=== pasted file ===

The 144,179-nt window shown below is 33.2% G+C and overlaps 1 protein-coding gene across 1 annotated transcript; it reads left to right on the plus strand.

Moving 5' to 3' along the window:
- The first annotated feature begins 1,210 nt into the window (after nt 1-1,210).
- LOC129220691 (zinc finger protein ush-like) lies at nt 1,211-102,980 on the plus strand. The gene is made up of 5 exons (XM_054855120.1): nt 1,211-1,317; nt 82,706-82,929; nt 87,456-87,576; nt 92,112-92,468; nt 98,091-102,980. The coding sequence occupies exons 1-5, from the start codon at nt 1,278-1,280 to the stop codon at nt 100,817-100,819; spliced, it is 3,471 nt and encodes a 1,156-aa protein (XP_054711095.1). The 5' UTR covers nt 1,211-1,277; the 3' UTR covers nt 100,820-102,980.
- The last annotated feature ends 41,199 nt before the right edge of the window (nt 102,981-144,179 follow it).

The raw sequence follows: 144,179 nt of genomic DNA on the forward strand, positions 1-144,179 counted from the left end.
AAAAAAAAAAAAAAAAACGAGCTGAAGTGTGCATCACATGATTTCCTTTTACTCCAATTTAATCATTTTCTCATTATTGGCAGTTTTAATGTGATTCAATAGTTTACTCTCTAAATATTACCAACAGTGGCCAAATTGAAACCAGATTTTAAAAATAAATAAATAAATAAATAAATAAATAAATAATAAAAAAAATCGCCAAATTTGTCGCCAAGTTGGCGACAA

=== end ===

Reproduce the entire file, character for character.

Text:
The 144,179-nt window shown below is 33.2% G+C and overlaps 1 protein-coding gene across 1 annotated transcript; it reads left to right on the plus strand.

Moving 5' to 3' along the window:
- The first annotated feature begins 1,210 nt into the window (after nt 1-1,210).
- LOC129220691 (zinc finger protein ush-like) lies at nt 1,211-102,980 on the plus strand. The gene is made up of 5 exons (XM_054855120.1): nt 1,211-1,317; nt 82,706-82,929; nt 87,456-87,576; nt 92,112-92,468; nt 98,091-102,980. The coding sequence occupies exons 1-5, from the start codon at nt 1,278-1,280 to the stop codon at nt 100,817-100,819; spliced, it is 3,471 nt and encodes a 1,156-aa protein (XP_054711095.1). The 5' UTR covers nt 1,211-1,277; the 3' UTR covers nt 100,820-102,980.
- The last annotated feature ends 41,199 nt before the right edge of the window (nt 102,981-144,179 follow it).

The raw sequence follows: 144,179 nt of genomic DNA on the forward strand, positions 1-144,179 counted from the left end.
AAAAAAAAAAAAAAAAACGAGCTGAAGTGTGCATCACATGATTTCCTTTTACTCCAATTTAATCATTTTCTCATTATTGGCAGTTTTAATGTGATTCAATAGTTTACTCTCTAAATATTACCAACAGTGGCCAAATTGAAACCAGATTTTAAAAATAAATAAATAAATAAATAAATAAATAAATAATAAAAAAAATCGCCAAATTTGTCGCCAAGTTGGCGACAA